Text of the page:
The more of you and your kayak is exposed, the more the wind will catch. So if the wind is going up or downstream, point yourself in that direction so less is exposed. If you can manage, try and make the wind take you shoreline to shoreline.

Normally, the wind is blowing not directly into shore, but at an angle. As long you are casting ahead of yourself as you move along, you will minimize dragging your fly.

When you are casting with the wind. try to cast where you are going to go in a few minutes. Since you are in a kayak, you can still move to where ever it is you want by paddling, don’t forget that.

You kind of just have to accept the fact that the wind is going to move you around a bit and the best thing you can do is move with it. Don’t try and fight the wind. You won’t have a fun day fishing and will struggle.

Knowing what equipment is super important because you really don’t have that much space or room on a kayak.

You can set up your own ways of things you think you will use the most because it really is all based on personal preference. If you have too much stuff, especially lines, they WILL get all tangled up. As I mentioned before, I hate that and try to prevent it in any way possible. Things just get cluttered on this little thing and can be frustrating for some.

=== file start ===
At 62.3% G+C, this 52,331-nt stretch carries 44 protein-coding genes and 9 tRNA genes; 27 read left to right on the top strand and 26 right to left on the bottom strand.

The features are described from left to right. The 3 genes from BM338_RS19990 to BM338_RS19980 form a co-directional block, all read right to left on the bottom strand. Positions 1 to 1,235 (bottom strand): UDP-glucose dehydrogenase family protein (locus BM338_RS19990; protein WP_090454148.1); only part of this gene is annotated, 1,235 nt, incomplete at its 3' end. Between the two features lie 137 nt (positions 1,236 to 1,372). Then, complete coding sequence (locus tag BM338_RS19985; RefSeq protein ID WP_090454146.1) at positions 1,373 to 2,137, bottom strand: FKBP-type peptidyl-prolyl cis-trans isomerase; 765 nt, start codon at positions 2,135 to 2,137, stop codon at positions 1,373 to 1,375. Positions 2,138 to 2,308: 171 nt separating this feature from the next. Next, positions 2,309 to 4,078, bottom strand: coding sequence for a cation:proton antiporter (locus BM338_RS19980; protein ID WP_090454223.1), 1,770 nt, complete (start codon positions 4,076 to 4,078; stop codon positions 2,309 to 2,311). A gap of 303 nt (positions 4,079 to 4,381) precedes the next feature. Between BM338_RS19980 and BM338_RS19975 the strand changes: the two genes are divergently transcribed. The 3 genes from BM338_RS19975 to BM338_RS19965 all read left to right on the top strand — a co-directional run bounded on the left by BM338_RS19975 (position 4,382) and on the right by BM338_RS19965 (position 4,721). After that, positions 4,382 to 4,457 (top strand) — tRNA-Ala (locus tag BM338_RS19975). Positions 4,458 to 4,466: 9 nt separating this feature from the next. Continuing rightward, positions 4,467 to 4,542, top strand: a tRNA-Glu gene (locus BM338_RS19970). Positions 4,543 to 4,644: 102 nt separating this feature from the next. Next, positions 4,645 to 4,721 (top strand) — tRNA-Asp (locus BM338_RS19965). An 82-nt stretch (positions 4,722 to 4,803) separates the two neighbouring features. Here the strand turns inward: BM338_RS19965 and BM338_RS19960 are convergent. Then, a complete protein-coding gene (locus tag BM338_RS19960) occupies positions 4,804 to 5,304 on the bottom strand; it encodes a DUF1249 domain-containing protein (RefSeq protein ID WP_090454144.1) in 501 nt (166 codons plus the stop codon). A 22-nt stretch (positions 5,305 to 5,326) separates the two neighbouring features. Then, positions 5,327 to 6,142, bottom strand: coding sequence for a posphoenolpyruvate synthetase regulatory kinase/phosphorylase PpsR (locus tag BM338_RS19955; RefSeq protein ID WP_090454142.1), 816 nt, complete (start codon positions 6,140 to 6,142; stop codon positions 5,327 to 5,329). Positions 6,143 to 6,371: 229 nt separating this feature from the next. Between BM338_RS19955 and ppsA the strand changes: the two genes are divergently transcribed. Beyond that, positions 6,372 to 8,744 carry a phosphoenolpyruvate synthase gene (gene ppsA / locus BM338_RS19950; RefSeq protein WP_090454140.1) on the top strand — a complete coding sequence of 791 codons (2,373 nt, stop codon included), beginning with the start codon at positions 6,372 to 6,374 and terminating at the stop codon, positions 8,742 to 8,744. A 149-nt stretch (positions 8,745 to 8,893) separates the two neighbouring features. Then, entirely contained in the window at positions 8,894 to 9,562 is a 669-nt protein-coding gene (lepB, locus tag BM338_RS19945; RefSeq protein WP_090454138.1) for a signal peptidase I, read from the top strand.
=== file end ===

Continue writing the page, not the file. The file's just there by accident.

You can buy ready-made stripping baskets, or you can make one from a collapsible laundry basket. There are things out there to help you stay organized, just find what works best for you.

With all your things, paddle, and rod, it can be hard to manage. I have found it easiest that when I need to make a new tie or use my hands in any way, to just put the rob between my legs.

If you have never been kayaking before but are an angler, try just taking the kayak for a spin and challenge yourself. Go when it is windy may not be the ideal day. This way you can get the right practice in, so when you are out there fishing with a ton of other things on your boat, you will be a little more prepared.

Oh, and always tie everything down in the boat. Your paddle, tackle box, whatever else you have because there is a chance it will tip until you become more of an expert.

Types of Kayaks for Fly Fishing

Usually, you want to get something a little wider. Having something more stable will really help you when you are casting and reeling in a big guy.